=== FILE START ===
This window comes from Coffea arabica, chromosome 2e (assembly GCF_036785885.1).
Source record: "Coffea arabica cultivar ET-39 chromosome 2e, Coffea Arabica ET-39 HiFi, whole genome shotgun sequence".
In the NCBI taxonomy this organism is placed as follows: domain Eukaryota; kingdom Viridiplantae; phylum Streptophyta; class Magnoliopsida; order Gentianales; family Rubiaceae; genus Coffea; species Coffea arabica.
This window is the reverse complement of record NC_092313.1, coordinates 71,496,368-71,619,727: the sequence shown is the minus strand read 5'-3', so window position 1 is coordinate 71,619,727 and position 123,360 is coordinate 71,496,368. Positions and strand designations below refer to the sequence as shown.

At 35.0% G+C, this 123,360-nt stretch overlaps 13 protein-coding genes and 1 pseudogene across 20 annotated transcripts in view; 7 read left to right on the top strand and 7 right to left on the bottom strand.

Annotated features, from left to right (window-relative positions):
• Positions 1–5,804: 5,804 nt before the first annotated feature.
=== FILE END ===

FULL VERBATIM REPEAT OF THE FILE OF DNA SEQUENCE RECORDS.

This window comes from Coffea arabica, chromosome 2e (assembly GCF_036785885.1).
Source record: "Coffea arabica cultivar ET-39 chromosome 2e, Coffea Arabica ET-39 HiFi, whole genome shotgun sequence".
In the NCBI taxonomy this organism is placed as follows: domain Eukaryota; kingdom Viridiplantae; phylum Streptophyta; class Magnoliopsida; order Gentianales; family Rubiaceae; genus Coffea; species Coffea arabica.
This window is the reverse complement of record NC_092313.1, coordinates 71,496,368-71,619,727: the sequence shown is the minus strand read 5'-3', so window position 1 is coordinate 71,619,727 and position 123,360 is coordinate 71,496,368. Positions and strand designations below refer to the sequence as shown.

At 35.0% G+C, this 123,360-nt stretch overlaps 13 protein-coding genes and 1 pseudogene across 20 annotated transcripts in view; 7 read left to right on the top strand and 7 right to left on the bottom strand.

Annotated features, from left to right (window-relative positions):
• Positions 1–5,804: 5,804 nt before the first annotated feature.